Let go of the brain. Now for the flip side. Not everything occurs from the neck up. Recent science shows intricate connections between the heart, gut, and the brain. Fear registers in the heart before the brain, and then communicates via the vagal nerves. The body acts as a sensory organ for safety—and the brain follow the lead. More fear equals less activity in the prefrontal cortex, the favorite part of the brain for any teacher (that’s where attention and learning take place.) In other words, holism is a reality, not a wish.
Emotions and physiology are one conversation. When you see a child in emotional distress, that means the child’s body is not working optimally. For example, stress is an over-mobilization of the natural resources of the body (too many hormones, at abnormal levels, and a high octane sympathetic nervous response.) The good news is that by calming the physiology of the body, we also alter emotional states.
Emotions are good, not bad. Research into positive emotions is shaping up as the next big advance in science. The old model of emotions, focused solely on survival mode, is a legacy from the caveman days. We’ve evolved; now science has confirmed that humans who generate and experience emotions such as contentment, joy, inspiration, and love respond by becoming more fulfilled, higher achieving people.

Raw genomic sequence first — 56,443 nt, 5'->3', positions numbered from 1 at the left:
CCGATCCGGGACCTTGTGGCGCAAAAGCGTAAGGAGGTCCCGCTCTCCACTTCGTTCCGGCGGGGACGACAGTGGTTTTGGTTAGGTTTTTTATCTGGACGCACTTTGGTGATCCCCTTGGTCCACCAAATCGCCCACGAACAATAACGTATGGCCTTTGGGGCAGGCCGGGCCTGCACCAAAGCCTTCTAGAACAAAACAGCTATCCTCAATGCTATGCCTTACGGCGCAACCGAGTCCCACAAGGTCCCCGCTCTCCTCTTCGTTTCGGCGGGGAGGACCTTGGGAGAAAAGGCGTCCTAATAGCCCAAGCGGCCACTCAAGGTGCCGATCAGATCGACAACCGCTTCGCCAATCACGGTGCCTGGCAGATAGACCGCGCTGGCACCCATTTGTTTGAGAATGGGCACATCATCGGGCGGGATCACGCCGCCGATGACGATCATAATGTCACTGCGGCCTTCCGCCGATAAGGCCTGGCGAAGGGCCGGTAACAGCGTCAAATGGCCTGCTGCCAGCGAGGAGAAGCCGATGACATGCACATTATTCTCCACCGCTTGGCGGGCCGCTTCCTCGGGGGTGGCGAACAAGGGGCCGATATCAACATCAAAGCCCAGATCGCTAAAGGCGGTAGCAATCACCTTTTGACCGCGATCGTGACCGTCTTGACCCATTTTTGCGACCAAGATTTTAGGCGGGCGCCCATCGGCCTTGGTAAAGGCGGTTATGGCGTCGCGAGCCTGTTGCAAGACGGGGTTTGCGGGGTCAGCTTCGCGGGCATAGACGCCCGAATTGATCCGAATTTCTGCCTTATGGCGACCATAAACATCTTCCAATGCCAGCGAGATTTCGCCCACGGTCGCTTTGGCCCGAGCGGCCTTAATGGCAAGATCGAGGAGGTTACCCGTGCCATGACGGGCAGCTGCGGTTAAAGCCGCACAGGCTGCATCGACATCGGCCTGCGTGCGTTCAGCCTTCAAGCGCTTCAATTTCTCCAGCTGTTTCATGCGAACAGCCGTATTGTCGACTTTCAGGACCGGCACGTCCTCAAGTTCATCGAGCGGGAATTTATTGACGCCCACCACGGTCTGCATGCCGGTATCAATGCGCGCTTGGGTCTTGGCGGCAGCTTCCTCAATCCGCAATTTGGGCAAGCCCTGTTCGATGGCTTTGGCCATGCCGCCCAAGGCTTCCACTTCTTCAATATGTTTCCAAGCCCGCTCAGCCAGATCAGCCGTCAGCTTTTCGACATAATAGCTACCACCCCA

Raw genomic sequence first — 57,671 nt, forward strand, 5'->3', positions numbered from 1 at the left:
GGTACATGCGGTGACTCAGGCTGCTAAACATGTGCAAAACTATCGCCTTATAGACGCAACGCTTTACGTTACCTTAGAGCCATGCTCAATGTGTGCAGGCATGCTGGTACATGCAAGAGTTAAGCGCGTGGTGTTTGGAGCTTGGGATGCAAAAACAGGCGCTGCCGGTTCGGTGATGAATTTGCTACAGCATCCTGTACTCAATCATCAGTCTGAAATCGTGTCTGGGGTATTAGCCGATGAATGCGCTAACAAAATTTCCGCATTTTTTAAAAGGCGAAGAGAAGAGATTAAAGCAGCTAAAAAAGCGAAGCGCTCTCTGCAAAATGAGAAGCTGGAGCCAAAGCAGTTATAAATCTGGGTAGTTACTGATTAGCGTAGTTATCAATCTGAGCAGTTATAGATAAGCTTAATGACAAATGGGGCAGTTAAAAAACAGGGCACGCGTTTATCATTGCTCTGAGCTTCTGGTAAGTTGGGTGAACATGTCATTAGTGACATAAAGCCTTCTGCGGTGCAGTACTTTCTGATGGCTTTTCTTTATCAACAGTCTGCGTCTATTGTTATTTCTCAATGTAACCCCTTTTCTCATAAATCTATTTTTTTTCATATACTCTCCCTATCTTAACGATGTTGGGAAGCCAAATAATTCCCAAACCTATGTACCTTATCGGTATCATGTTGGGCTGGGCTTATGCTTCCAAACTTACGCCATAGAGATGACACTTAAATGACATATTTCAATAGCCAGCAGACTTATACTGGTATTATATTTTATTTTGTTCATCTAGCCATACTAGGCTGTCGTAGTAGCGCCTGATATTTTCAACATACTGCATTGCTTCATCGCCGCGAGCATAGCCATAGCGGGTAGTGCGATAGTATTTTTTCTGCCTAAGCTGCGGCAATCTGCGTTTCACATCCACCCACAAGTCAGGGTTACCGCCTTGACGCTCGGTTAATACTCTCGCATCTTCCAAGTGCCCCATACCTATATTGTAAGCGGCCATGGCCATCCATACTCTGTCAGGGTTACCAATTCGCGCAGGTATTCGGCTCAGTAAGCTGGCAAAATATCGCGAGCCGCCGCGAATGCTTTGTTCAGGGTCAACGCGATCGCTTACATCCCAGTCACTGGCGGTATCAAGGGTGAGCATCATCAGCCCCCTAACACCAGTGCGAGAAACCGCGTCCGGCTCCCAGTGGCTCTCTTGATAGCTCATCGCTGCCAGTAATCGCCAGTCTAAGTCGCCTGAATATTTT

Relationships change emotional states. The connections between us and others alter emotional states. The mind, in fact, is not just within us any longer; it’s somewhere in that space between us, as Daniel Siegel in Mindsight shows us. The constant interplay takes place subconsciously, either through mirror neurons in the brain or energetic exchange. Regardless of the mechanism, it’s now clear that humans communicate in real time, at all times, on an emotional level. Every message from teachers, conveyed through facial expression, body language, words, or hidden assumption, carries weight.